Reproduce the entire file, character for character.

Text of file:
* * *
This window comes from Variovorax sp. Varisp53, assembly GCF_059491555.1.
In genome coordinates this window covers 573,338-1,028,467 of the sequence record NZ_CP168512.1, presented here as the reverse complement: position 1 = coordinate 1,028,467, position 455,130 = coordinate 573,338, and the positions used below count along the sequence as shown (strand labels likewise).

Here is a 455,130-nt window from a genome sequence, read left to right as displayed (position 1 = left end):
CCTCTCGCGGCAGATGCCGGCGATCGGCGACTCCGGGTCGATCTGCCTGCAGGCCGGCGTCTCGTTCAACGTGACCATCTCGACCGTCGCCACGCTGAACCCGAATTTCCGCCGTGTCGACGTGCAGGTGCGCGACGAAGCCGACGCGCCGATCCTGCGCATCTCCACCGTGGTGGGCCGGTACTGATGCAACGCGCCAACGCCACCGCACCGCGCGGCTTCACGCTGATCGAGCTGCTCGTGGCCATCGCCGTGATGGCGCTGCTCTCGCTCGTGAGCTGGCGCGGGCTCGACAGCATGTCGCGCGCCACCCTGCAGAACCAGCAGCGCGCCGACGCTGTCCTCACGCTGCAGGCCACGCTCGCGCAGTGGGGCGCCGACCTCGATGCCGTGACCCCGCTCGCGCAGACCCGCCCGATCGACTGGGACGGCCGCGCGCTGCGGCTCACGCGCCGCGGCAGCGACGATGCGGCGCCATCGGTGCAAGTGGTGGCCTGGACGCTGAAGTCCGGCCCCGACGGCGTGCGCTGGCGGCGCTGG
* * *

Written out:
This window comes from Variovorax sp. Varisp53, assembly GCF_059491555.1.
In genome coordinates this window covers 573,338-1,028,467 of the sequence record NZ_CP168512.1, presented here as the reverse complement: position 1 = coordinate 1,028,467, position 455,130 = coordinate 573,338, and the positions used below count along the sequence as shown (strand labels likewise).

Here is a 455,130-nt window from a genome sequence, read left to right as displayed (position 1 = left end):
CCTCTCGCGGCAGATGCCGGCGATCGGCGACTCCGGGTCGATCTGCCTGCAGGCCGGCGTCTCGTTCAACGTGACCATCTCGACCGTCGCCACGCTGAACCCGAATTTCCGCCGTGTCGACGTGCAGGTGCGCGACGAAGCCGACGCGCCGATCCTGCGCATCTCCACCGTGGTGGGCCGGTACTGATGCAACGCGCCAACGCCACCGCACCGCGCGGCTTCACGCTGATCGAGCTGCTCGTGGCCATCGCCGTGATGGCGCTGCTCTCGCTCGTGAGCTGGCGCGGGCTCGACAGCATGTCGCGCGCCACCCTGCAGAACCAGCAGCGCGCCGACGCTGTCCTCACGCTGCAGGCCACGCTCGCGCAGTGGGGCGCCGACCTCGATGCCGTGACCCCGCTCGCGCAGACCCGCCCGATCGACTGGGACGGCCGCGCGCTGCGGCTCACGCGCCGCGGCAGCGACGATGCGGCGCCATCGGTGCAAGTGGTGGCCTGGACGCTGAAGTCCGGCCCCGACGGCGTGCGCTGGCGGCGCTGG